There is no need to regard the Russian government as more altruistic then other governments to be able to explain these relief operations. They simply help people of Russian heritage or affinity in need. The urge to help may (or may not) be enhanced by the Kremlin refusal to fulfill the deepest wishes of these people, namely to join their spiritual motherland. In fact, Russia helps citizens in a foreign country, moreover a country before whom Russia (even in a resolution to the United Nations Security Council) has pledged to respect and protect its independence and sovereignty (with Crimea as an exclusive exception).

The despicable Putin is determined that people in all of Donbass shall stay Ukrainian citizens forever. What Kremlin supports is simply that some degree of self-determination be granted people there. Kiev on the other hand obviously sees the inhabitants in rebel held parts of Ukraine as enemies suitable to kill with artillery shells. Consequently, those Ukrainians don’t qualify for humanitarian aid from Kiev, instead they suffer elimination of their economic rights, such as pensions and other allowances.

This doesn’t fit well with western propaganda. Russia is presumed to occupy eastern Donbass and wage a war against Ukraine, supposedly with the intention to conquer the entire country. That’s anyway what the leaders in Kiev repeatedly have claimed, supported by western media. In order to uphold that distorted view it is necessary to disregard and keep behind a smokescreen everything substantial of what Moscow says and does.

It’s self-evident that states and governments are no moral agents; they can say and do whatever they have the power to do and say. The Russian government is no exception. But government’s statements and actions can and should be constantly scrutinized by their citizens, and their possible lies and wrong-doings revealed.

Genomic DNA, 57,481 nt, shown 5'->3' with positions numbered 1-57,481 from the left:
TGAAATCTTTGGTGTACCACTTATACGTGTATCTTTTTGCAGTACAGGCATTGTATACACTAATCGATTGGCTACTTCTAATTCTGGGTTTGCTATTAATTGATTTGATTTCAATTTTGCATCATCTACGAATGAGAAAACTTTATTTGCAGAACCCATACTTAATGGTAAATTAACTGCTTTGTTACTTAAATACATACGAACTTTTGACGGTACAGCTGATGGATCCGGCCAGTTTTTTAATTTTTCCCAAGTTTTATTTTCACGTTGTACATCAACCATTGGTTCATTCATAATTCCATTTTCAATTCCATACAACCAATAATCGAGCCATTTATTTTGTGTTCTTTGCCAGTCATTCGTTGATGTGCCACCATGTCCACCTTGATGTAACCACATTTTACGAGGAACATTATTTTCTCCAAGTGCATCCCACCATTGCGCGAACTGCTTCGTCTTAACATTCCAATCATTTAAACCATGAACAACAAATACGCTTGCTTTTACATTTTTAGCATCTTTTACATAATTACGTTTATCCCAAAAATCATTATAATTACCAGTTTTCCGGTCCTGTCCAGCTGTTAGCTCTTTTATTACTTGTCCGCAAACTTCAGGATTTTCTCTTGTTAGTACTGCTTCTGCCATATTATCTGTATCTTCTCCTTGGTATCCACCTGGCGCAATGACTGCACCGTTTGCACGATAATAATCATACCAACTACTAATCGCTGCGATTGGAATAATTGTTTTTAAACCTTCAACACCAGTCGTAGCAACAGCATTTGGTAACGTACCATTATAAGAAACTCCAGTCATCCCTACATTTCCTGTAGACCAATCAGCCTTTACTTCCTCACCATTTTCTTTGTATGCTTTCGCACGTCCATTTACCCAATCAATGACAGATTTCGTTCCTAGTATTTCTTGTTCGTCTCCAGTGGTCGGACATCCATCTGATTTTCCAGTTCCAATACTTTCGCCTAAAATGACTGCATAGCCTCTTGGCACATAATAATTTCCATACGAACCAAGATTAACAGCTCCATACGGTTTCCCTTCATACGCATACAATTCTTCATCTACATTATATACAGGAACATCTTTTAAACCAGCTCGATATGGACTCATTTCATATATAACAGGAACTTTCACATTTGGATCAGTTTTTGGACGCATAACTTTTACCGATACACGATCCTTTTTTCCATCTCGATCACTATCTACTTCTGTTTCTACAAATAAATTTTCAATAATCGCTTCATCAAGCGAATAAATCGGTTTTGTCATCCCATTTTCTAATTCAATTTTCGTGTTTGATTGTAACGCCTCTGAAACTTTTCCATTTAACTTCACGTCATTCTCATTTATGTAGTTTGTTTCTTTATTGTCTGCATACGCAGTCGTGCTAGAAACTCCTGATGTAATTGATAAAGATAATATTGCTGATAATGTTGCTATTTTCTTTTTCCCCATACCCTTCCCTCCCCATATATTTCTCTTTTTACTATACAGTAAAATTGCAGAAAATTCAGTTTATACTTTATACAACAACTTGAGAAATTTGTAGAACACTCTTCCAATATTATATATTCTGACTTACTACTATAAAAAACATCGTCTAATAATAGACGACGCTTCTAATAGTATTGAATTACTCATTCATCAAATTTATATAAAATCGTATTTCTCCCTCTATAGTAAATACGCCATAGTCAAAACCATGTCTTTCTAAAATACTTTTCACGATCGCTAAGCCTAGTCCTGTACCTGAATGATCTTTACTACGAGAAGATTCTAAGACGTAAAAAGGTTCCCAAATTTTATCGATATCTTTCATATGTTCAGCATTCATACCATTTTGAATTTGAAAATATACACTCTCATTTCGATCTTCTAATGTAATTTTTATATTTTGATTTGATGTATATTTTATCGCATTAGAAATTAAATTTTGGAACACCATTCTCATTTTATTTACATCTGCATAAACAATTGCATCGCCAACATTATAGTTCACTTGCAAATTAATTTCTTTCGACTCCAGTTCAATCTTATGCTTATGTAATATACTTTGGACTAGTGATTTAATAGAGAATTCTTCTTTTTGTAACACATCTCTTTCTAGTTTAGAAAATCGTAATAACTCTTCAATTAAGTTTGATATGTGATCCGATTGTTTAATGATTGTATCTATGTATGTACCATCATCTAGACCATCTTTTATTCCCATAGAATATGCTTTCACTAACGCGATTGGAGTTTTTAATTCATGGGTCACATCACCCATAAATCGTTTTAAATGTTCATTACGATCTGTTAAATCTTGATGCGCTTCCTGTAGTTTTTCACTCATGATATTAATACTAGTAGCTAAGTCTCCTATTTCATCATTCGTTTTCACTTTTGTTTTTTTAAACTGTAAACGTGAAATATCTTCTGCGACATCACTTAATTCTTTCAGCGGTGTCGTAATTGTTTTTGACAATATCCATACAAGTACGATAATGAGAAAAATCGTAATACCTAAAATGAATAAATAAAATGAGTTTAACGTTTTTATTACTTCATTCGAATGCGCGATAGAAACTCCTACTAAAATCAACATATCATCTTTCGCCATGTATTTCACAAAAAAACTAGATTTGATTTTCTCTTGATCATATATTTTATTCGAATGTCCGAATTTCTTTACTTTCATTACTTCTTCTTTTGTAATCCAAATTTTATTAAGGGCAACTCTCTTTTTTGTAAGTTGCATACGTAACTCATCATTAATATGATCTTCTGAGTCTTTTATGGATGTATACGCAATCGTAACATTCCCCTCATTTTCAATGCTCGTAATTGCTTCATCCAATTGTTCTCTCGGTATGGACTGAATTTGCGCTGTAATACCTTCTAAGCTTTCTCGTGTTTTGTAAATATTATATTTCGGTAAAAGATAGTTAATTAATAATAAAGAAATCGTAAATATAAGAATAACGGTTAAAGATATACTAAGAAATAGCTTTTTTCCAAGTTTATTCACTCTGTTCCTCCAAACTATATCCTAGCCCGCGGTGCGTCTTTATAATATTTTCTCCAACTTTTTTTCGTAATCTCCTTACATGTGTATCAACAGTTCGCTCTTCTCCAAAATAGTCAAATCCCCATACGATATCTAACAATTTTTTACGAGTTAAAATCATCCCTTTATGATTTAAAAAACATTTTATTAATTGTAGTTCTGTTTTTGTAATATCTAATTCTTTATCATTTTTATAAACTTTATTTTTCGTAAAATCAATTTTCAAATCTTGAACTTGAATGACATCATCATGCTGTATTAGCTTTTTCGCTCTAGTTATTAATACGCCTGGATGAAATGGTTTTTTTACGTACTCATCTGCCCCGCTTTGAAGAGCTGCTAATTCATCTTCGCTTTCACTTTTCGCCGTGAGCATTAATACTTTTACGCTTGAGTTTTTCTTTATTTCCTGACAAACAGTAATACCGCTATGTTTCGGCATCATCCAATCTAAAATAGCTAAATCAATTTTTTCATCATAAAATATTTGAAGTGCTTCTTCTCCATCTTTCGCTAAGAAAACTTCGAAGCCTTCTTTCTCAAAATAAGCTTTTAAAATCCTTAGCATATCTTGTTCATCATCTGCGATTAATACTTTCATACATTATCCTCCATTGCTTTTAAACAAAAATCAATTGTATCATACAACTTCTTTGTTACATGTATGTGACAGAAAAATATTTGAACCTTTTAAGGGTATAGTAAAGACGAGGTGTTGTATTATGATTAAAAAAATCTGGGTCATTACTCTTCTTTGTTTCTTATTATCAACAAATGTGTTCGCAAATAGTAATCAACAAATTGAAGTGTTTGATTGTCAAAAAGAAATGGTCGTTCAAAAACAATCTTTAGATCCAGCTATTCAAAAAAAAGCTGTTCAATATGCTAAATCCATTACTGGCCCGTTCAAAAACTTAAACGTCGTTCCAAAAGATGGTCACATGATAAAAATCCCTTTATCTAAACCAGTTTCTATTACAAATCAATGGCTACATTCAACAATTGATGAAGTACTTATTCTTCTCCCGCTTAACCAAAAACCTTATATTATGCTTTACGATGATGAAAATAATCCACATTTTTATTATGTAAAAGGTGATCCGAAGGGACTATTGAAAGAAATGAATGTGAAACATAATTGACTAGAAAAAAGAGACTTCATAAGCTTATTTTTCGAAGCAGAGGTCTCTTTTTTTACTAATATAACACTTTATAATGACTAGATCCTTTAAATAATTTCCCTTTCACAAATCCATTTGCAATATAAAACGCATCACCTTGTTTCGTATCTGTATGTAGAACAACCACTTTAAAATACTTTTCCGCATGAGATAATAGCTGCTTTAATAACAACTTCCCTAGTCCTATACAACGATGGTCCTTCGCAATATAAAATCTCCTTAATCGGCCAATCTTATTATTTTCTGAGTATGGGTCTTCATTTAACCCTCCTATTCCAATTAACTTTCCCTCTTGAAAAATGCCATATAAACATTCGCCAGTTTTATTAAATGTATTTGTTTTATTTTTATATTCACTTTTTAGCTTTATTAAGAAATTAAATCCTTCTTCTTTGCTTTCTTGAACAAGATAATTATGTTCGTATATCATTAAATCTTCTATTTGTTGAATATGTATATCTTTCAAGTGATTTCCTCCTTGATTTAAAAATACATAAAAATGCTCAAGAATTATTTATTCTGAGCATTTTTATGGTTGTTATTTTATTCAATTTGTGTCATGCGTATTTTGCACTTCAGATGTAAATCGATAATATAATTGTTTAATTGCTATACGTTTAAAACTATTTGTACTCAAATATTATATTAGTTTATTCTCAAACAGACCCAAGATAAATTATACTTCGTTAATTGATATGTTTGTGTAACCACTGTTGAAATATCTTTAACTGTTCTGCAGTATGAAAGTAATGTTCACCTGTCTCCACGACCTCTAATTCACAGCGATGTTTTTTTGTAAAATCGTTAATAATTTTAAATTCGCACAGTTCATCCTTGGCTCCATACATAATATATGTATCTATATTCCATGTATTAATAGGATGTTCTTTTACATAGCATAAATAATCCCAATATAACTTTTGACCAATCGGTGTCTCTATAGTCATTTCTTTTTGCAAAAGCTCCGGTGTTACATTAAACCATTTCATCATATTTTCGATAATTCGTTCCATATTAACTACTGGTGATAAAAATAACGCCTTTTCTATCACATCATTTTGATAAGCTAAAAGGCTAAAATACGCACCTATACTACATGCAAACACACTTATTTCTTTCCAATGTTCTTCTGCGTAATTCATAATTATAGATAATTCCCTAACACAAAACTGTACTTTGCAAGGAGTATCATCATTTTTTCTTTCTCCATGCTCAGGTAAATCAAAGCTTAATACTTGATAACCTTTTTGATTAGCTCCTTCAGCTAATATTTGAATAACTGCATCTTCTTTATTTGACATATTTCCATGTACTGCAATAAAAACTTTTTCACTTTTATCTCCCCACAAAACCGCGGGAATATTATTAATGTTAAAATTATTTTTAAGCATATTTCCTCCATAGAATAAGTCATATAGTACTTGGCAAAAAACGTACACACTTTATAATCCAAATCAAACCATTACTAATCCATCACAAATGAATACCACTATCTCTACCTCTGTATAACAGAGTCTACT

As mere citizens we should also comply with the principle of moral universalism, which states that we must follow the same standards as we apply to others. We should hence as Swedes meticulously dissect our own propaganda before we accuse others of the same misconduct. This principle is violated to a level of absurdity by media in my country; themselves distorting facts and serving half-lies and pure lies without discrimination, aggressively accuse Russia of waging an “information war”.

One of the “state controlled” outlets for this Russian propaganda is said to be RT, the most visited TV news channel on YouTube. Vilifying RT may sooner or later prove to be an own goal as more and more people take part of the media market unconstrained by our usual, self-censored media. If anything, the accusations may lure people to watch the defamed “propaganda channels” themselves, if not for other reason than pure curiosity.

Those who look up RT.com to check for the propaganda will find a bunch of citizens from western countries – US, Britain, Irland etcetera – presenting news and writing editorials in impeccable English. One needs to look hard to find any genuine Russians. The selection of news is naturally focused on Russia, but RT also digs up other events that we seldom hear anything of. Thus we can in RT read about inconvenient demonstrations and embarrassing statements (like for instance this one: “WWII happened because Russia attacked Germany, and that must be prevented from happening again” /paraphrase/, uttered by Yatsenyuk during his visit to Merkel) which are more or less suppressed by western media.

We are back to one of the simplest truisms among definitions: “Propaganda is the other guy’s lies, not mine”.

 

 

Sweden to join NATO? Time going backwards?

I served for a few years in the Swedish military as a reserve officer during the darkest period of the first Cold War. In those days the Soviet Union was regarded as absolute evil and a threat to everything human and benign on earth. The Swedish defense was focused entirely on a WWII-style Soviet invasion, albeit under a thin veil of neutrality. I learned then that a few odd and intelligent professional officers were skeptical towards the whole scenario, believing that the Soviets had neither the interest nor the capability of invading our country.